Tuesday, May 29, 2007

Pirates, Rednecks and Insurance Companies

So Film Threat put up my review of Pirates of the Caribbean: At World's End. I don't normally write reviews of mainstream stuff - they have Pete Vonder Haar for that - but I felt compelled. We saw it again yesterday and sat through the credits for the epilogue (not sure why we didn't the first time). While the first two movies had brief "gag" post-credit sequences, this one actually served as a cap for the story and actually expunged the few negative feelings I had towards the movie. The epilogue, truly, makes the Elizabeth and Will Turner story very satisfying. So much so that you'll be shocked that Disney had the balls to end it that way. Go see it, sit through until the very end - when the ushers come in and start giving you dirty looks - and then come back and discuss.

* * *

We're trying desperately to get Splatter Movie: The Director's Cut off the ground. We just signed our last few actors--I'll make the formal announcement soon--the set is fantastic and ready to go. Our effects are being covered by two very talented men. I have my second cameraman lined up. Our investors are sending us money, enabling us to fly some folks in and feed the rest. Tom Sullivan is on board and anxious to get started! So what's the hold up?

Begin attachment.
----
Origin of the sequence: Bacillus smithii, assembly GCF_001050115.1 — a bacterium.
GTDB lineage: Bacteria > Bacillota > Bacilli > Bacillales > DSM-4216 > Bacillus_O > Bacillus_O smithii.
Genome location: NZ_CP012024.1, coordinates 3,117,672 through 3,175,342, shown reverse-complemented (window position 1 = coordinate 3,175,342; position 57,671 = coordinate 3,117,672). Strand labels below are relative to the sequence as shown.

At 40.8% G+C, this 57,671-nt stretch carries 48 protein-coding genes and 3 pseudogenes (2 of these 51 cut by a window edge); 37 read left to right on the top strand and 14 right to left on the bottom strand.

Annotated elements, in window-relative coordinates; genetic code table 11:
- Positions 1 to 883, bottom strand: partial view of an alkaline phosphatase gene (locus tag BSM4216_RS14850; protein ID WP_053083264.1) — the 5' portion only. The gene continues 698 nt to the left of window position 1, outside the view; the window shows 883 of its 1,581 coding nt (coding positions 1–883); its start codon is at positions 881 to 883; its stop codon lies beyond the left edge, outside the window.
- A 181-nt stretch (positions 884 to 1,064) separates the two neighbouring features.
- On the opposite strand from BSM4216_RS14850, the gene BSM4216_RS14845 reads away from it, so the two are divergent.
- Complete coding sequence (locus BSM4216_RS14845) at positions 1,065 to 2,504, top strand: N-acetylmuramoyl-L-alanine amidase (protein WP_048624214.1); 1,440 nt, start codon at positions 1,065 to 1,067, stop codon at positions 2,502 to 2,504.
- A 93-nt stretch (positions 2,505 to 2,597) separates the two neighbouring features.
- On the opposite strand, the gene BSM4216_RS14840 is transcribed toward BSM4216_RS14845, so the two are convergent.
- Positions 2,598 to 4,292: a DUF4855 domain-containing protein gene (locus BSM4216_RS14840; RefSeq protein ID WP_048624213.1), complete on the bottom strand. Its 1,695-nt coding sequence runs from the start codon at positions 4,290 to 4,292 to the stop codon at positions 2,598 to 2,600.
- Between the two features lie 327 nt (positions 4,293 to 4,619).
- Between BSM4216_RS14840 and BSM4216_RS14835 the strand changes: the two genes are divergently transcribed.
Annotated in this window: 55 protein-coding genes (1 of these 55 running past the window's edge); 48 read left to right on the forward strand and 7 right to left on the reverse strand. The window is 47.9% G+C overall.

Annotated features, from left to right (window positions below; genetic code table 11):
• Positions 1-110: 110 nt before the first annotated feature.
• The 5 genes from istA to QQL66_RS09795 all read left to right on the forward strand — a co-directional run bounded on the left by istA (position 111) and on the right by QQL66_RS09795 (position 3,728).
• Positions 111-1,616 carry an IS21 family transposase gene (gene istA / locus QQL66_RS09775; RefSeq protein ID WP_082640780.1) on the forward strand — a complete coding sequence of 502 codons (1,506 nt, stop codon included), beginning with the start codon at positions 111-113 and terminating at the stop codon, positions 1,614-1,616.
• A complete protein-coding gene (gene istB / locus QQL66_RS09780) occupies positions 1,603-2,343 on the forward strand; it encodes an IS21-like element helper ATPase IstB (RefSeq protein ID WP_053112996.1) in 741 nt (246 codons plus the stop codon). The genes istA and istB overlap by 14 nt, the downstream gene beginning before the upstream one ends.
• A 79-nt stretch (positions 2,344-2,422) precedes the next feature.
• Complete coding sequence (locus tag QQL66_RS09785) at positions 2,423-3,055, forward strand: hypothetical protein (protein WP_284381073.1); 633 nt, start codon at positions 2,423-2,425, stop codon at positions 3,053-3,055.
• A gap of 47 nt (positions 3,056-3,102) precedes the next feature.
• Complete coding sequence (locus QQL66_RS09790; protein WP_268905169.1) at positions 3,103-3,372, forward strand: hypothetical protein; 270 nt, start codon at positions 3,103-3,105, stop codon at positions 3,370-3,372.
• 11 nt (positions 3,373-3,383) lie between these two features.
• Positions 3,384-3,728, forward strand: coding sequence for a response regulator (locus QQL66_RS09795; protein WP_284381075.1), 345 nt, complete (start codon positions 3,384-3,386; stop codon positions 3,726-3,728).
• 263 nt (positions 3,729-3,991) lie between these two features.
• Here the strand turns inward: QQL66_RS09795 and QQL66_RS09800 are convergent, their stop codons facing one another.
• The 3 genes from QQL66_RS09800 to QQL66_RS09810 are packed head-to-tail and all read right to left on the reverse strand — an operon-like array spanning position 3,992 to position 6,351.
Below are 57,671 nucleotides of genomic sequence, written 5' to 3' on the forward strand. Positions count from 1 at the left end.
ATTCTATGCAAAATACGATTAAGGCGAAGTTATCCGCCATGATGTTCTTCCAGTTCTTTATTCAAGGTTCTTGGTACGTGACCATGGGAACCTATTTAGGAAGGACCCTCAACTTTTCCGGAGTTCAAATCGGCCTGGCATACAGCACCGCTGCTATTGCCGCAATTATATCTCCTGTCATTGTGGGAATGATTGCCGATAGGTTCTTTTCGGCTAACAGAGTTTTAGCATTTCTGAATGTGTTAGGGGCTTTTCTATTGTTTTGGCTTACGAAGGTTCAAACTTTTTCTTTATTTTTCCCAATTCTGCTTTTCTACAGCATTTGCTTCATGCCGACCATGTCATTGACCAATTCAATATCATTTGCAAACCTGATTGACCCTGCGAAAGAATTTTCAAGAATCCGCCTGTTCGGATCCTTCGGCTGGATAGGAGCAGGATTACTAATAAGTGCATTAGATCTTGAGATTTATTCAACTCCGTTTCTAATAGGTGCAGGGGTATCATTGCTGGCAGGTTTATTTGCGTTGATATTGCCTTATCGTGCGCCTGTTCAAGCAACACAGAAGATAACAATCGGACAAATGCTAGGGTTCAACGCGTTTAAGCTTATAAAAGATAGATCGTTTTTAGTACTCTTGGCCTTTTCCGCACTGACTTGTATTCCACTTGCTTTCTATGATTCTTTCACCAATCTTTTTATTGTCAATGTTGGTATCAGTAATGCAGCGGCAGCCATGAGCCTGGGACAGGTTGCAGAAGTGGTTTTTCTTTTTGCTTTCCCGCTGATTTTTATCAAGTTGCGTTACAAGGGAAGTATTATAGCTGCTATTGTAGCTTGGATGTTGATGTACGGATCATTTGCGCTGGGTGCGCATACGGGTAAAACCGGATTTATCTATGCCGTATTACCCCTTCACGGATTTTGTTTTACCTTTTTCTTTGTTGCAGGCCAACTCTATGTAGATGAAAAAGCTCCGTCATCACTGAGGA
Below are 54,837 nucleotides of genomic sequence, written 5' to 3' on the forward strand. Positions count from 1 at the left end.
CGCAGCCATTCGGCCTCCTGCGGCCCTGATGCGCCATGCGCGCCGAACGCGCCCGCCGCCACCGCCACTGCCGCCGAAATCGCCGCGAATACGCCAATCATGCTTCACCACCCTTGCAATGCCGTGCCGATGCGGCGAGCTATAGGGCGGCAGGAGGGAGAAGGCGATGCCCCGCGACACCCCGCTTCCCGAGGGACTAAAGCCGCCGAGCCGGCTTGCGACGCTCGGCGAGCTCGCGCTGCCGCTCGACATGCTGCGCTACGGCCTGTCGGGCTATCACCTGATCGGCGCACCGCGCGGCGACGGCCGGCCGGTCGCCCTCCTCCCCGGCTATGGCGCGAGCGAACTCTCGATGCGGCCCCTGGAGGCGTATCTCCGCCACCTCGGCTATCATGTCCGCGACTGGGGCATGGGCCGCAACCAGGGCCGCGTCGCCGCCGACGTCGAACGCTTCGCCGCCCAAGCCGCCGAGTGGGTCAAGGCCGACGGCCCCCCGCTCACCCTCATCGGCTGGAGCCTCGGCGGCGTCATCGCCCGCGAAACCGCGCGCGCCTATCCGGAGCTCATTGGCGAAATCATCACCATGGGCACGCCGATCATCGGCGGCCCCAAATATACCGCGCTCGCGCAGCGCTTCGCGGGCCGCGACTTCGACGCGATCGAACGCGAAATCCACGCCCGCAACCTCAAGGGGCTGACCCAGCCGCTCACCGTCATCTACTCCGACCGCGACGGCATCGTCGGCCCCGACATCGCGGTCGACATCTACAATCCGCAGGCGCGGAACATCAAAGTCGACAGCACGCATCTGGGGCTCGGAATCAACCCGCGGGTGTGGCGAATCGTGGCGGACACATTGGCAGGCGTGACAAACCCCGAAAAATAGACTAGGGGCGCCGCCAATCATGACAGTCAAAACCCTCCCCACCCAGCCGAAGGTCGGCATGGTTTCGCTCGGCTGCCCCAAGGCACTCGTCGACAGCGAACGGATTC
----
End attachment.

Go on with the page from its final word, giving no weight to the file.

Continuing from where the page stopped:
We need to get liability insurance to make sure that - Film Gods forbid - if anyone gets hurt, we're all covered. It's not a lawsuit concern. I'm working with a lot of friends. I want to make sure my friends will be safe.

However... we've spoken with three different insurance companies. One didn't get back to us until late last week saying that no one would underwrite our claim. Of the other two, one guy is on vacation and the other seems to do all of his business from his car. The lowdown seems to be that what we want isn't worth anyone's time. We're not asking for a lot of coverage, we're not looking for a million dollar policy. So no one wants to handle it. Apparently, our money just isn't good enough.